Technology Education


UW-Stout's Technology Education program prepares teachers for junior and senior high schools technology and engineering departments. Graduates help their students understand the technological nature of our world, by giving them the tools they need to cope with technology and make decisions about it. The program offers a background in training and technology that is also applicable to careers in business and industry. The Technology Education program leads to junior and senior high teaching certification in all 50 states. With required work experience and a few additional classes, graduates may also become certified to teach in Wisconsin vocational and technical colleges.

Are you part of Project Lead the Way (PLTW) in your high school? UW-Stout will award up to six credits for two high school PLTW classes by earning a grade of 85% or higher and achieving a 70% or higher on the college credit end-of-course exam.

Students who plan to teach may wish to consider the TEACH Grant, a new federal program that provides grants of up to $4,000 per year to students who intend to teach in a public or private elementary or secondary school that serves students from low-income families. UW-Stout currently participates in the TEACH Grant program.

High School Preparation

  • General admissions criteria

  • Writing, math and science skills
  • Some technical background in the areas of materials, energy and power, and communication, including some computer applications


  • Industry and technology junior and senior high teacher
  • Vocational/technical school teacher
  • Manufacturing engineer
  • Production control supervisor
  • Technical service representative
  • Product development
  • Graphic arts management
  • Technical trainer

Average beginning salary for UW-Stout graduates in this major — $38,000
100% employed in 2012–2013

View our Annual Employment Report for more details.

Explore Your Courses:

» Sample Freshman Schedule

Freshman English - Composition or Freshman English - Honors I
Introduction to College Math II
Introduction to Technology Education
Materials and Manufacturing I
General Psychology

Freshman English – Reading or Freshman English – Honors II
Elementary Statistics
Middle School Technology Education
Welding and Casting Processes or Machining Metal Forming Processes
Information and Communication Technology
Health and Physical Education

See our Undergraduate Bulletin for more information on these courses.

» Courses You May Take in the Major

Introduction to Technology Education
Survey of the history, philosophy, mission, curriculum, methods, organizations and resources associated with technology education.

Technology for Elementary School Children
Development, philosophy, objectives and course organization for industrial arts for the elementary schools. Suitable laboratory work in woods, metals, plastics and drawing.

Middle School Technology Education
Reviews trends and activities in the technology education movement. To update instructors to teach middle school offerings.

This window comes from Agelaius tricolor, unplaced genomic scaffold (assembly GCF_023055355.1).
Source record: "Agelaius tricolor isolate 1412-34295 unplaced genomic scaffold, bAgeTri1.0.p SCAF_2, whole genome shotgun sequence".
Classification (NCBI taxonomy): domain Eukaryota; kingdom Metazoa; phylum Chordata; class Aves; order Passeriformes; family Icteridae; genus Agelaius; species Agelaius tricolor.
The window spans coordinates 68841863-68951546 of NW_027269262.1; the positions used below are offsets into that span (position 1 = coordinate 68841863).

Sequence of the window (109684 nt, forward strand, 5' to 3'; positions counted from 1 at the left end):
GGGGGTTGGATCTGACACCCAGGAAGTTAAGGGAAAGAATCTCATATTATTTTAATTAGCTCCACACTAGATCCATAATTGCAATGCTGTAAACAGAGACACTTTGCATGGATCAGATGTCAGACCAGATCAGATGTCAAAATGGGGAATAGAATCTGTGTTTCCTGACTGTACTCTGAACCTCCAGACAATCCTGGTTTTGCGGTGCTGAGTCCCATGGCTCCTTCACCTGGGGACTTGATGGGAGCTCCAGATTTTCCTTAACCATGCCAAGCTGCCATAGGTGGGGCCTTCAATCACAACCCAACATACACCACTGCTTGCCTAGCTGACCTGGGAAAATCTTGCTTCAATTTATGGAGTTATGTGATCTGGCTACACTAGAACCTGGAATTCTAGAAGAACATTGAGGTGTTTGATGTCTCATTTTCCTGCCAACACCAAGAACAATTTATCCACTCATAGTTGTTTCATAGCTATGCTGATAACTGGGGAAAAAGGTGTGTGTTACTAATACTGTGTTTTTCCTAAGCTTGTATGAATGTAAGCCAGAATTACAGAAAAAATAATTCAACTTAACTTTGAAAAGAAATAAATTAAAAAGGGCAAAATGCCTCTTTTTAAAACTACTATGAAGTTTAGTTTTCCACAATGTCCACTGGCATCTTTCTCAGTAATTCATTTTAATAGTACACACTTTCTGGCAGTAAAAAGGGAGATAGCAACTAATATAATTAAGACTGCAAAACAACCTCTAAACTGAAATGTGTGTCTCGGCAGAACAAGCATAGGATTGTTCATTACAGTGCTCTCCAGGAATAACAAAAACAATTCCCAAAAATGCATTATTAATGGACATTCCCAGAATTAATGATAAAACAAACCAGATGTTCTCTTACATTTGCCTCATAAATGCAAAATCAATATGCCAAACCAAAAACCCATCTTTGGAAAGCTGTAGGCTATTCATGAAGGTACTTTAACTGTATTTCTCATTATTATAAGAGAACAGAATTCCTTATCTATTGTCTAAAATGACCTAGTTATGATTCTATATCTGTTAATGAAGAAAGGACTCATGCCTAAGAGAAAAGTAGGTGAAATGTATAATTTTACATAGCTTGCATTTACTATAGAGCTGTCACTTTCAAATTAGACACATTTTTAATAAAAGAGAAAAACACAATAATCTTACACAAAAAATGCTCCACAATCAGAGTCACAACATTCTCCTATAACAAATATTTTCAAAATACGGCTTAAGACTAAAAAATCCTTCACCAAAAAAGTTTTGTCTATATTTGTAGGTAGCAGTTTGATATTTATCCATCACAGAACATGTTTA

Activities in Technology/Vocational Education
A study and design of learning activities for industrial and vocational education. Learning activities will be developed on selected levels of the cognitive, psychomotor, and affective domains to carry out stated behavioral objectives. An evaluation of the appropriateness of learning activities as presented in contemporary curriculum projects.

Field Trips to Industry
Opportunities are provided for industrial and vocational education majors as well as teachers to accumulate information about industries through local and distant on-site visits to industries. A third credit may be earned by showing evidence of application of data collected in courses being taught.

Laboratory and Classroom Management in Technology Education
An overview of principles of facility planning and equipment selection for a variety of curriculum needs. Laboratory and classroom management techniques will be presented with an emphasis on safety requirements and managing various delivery systems used in contemporary programs.

Implementing Technology Education
Converts the theory of contemporary technology education programs into instructional materials, facilities, and strategy suited to the secondary and post-secondary school.

Planning Technical/Vocational Laboratories
School shop facility planning: equipment selection, placement, care and management.

Teaching Methods Technology/Vocational Education
Study of teaching methods in use in youth and adult shop classes. Instruction planning; lesson presentation with video tape equipment; methods of organization and management; instruction aids; professional ethics.

See our Undergraduate Bulletin for more information on these courses.


Program Video

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Contact Information

David Stricker, Program Director
225E Communication Technologies Bldg.
University of Wisconsin-Stout
Menomonie, WI 54751-0790

Phone: 715/232-2757

Program Website

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